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By Mike McElroy, Defensive Coordinator, Bethel University (MN)

Bethel University (MN) plays a great deal of man free and 4 under 3 deep coverage. These pressure patterns match the patterns it uses in man free, which equates to no new teaching for box defenders. It also provides for a happy medium between being in a true zone and having to man up everyone when sending six defenders at the quarterback.

By Mike McElroy (with Adam Hovorka)
Defensive Coordinator
Bethel University (MN)
Twitter: @McElroy26
(Special Reporting by Cory Bailey)

 

 

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Bethel University and defensive coordinator Mike McElroy utilize primarily a one-high defense that bases in Cover 3 and variations of Man-Free.  To compete in the ultra-competitive MIAC, Coach felt he needed a pressure package that would enable them to be aggressive in having the ability to send six but not live and die playing straight man coverage without deep middle help.   Coach McElroy felt the best way to be able to bring six but be safe in coverage is to play 2-under, 3-deep coverage.  Bethel will employ this mostly of out of dime personnel with some more speed on the field upfront. 

Bethel is a Man Free / Cover 3 team.  Defensively, everything they do is disguised out of a Cover 1 look.  This 3 under/ 2 deep look is a great compliment to cover 1/3.  Before the snap, the objective is to make it look the same.  It’s a pressure package that is also ideal against the run.  Bethel also likes to run this in the red zone (the coverage adjusts slightly), or end of the half - end of the game (coverage adjusts as well).  They can call it based on back alignment, passing strength, boundary or field.  It is tagged as such.  For Bethel, it was mostly used as a field/boundary tag.  By doing it this way, Coach McElroy, says it allows his guys to avoid confusion caused by trade, motion, back flip or pistol vs. under center. Coach believes in calling it and playing it so his guys can play fast and nasty.   Coach McElroy says, “Call it and Play it”.   Remember, that this will only be called with certain offensive personnel groups and in certain down and distances; therefore, Coach McElroy is confident in his call.  

There are three base pressure looks that Coach McElroy likes to employ out of this package.  We will look at the coverage first and then go over the Pressures.  

 

Coverage Techniques

The coverage behind the six-man pressure is 2-under and 3-Deep.  Remember that this will be from the disguise of Cover 1.  The Corners will be responsible for the deep 1/3, the Fs will have deep middle and the Q/S will be the two underneath players.   The coverage will not be great against the quick game to the flat.  That is the reason Coach will only call this in longer passing down situations.

 

Corners

The coverage behind the six-man pressure is 2-under and 3-Deep.  Remember that this will be from the disguise of Cover 1.  Corners will align over the #1 receiver and give the illusion of playing press man. Ultimately, they will bail on snap and be responsible for the deep 1/3.  This coverage wants you to throw it to the deep 1/3 to the field.   Corners will be over the top of every possible route, always giving up the hitch or quick out route. If there are two verticals from a detached two receivers, the corner will play his base Cover 3 divider rules that is taught Day I of the defensive install.  Coach McElroy uses the term "two speeds', meaning two fast guys if there are two fast guys to your side the corner will sprint to his divider rules.  The corners are taught they have any vertical of 1 and 2 and will sprint to anything else.   If there is a trips formation the Corner will be locked man on the single side Wr and is taught to squeeze the WR.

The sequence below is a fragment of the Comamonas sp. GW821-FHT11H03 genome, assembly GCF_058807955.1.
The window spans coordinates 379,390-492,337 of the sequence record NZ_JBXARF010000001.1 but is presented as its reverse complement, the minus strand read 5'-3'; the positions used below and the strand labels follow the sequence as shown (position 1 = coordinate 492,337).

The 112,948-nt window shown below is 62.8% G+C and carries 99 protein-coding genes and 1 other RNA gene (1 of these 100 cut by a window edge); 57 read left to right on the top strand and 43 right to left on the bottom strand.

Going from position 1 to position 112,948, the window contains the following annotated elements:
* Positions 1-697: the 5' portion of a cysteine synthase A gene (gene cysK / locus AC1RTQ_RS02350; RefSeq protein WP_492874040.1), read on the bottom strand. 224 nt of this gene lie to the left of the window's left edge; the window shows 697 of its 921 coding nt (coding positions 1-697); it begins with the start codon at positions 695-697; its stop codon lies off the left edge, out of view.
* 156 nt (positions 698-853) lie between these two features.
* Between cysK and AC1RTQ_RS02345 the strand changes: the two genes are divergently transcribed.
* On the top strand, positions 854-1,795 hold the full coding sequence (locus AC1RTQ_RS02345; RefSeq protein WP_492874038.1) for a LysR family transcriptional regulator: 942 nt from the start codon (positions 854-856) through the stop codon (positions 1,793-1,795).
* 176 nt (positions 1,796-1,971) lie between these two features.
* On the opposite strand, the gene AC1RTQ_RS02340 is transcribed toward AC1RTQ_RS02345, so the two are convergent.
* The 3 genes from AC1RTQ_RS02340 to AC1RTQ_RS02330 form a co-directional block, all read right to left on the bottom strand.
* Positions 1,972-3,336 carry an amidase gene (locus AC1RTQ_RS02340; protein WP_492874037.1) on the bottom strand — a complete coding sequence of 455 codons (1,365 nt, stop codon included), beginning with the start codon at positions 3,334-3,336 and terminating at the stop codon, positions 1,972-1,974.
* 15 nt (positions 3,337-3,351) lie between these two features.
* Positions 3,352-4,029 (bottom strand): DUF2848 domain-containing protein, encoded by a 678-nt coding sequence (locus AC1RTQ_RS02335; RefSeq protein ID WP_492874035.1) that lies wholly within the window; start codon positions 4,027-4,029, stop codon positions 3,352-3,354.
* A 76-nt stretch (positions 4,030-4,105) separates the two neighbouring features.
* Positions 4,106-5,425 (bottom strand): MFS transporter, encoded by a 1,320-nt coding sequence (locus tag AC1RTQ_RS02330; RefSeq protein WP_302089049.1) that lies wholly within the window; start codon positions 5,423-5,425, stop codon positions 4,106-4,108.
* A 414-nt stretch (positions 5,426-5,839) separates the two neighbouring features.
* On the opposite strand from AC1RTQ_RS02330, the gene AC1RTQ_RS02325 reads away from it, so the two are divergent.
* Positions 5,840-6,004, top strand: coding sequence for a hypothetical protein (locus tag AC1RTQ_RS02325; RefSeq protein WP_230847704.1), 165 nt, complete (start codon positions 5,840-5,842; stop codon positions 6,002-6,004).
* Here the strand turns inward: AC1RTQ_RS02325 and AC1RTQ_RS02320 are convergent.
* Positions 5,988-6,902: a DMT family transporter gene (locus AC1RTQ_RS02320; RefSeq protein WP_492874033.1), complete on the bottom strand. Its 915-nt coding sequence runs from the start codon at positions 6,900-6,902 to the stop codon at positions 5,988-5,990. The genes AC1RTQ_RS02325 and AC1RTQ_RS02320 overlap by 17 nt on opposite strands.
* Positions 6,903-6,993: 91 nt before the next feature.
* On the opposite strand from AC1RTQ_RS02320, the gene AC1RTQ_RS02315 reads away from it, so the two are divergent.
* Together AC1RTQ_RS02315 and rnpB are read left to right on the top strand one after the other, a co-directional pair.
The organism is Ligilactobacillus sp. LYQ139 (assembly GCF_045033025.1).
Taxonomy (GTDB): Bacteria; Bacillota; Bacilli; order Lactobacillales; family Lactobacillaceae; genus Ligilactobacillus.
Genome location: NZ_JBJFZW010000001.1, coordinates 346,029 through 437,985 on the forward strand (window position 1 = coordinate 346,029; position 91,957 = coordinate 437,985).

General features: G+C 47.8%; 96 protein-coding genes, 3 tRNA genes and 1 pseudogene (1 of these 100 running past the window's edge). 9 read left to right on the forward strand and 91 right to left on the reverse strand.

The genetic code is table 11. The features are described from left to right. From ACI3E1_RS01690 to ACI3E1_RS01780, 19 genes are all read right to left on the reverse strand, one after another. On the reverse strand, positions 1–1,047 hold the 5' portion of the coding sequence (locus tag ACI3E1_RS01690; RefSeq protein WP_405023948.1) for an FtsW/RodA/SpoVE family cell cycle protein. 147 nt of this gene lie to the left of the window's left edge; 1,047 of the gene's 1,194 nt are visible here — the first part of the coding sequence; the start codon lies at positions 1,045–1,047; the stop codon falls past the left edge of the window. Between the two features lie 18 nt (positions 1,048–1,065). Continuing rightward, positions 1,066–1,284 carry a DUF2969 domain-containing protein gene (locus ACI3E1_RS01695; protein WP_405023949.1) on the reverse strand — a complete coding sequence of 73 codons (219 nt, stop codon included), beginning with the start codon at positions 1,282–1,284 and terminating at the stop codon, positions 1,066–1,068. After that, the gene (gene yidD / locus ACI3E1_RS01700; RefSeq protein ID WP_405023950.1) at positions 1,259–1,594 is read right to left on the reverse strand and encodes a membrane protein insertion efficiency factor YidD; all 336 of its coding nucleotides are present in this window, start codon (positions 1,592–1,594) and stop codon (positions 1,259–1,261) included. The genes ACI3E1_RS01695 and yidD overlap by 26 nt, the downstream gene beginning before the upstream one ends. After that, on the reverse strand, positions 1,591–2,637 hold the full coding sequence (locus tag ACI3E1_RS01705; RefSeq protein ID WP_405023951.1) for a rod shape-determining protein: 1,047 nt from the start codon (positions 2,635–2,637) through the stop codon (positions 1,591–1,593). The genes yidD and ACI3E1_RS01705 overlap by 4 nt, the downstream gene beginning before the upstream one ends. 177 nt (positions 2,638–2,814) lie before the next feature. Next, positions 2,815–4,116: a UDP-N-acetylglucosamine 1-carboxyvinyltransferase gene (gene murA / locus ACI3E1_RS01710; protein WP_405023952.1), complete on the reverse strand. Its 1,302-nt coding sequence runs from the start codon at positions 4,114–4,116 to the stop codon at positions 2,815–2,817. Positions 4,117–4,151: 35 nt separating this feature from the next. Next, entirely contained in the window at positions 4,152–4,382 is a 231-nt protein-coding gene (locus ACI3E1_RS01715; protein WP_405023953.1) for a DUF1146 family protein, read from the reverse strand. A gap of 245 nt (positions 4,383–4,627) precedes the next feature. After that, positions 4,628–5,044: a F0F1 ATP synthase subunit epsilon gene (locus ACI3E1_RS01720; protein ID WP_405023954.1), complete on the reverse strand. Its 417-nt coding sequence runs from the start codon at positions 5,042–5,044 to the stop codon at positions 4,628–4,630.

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  • How the underneath defenders are taught to read and break off the “mesh key” of the quarterback.
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  • Which hole player to vary to defend Empty formations
  • The “Austin” pressure pattern designed to defend RPO’s off inside zone concepts.
  • The “Baylor Chase” pressure pattern to dictate a two-on-one off the running back.
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Conclusion

Coach McElroy and Bethel feel that the six-man pressure while playing two-under, three-deep coverage behind it fits in with their overall scheme of one-high.  It is part of their pressure package and is a great change-up to the man free looks that they frequently give.  The "vision key" enables the underneath players to be factored in the passing game, while the three deep players stay over the top.

 

 

Meet Coach Mike McElroy: Coach McElroy just completed his third fall at Bethel University as the defensive coordinator and sixth fall as a college coach. He spent his first two years as a graduate assistant at the University of Minnesota under Jerry Kill. Coach McElroy’s first coaching job was as a volunteer high school coach in southern Illinois. He was then the head coach of a small 1A school called Elverado for one fall before becoming a Grad Assistant. McElroy played safety at Southern Illinois University from 2007-2012.

 

 

 

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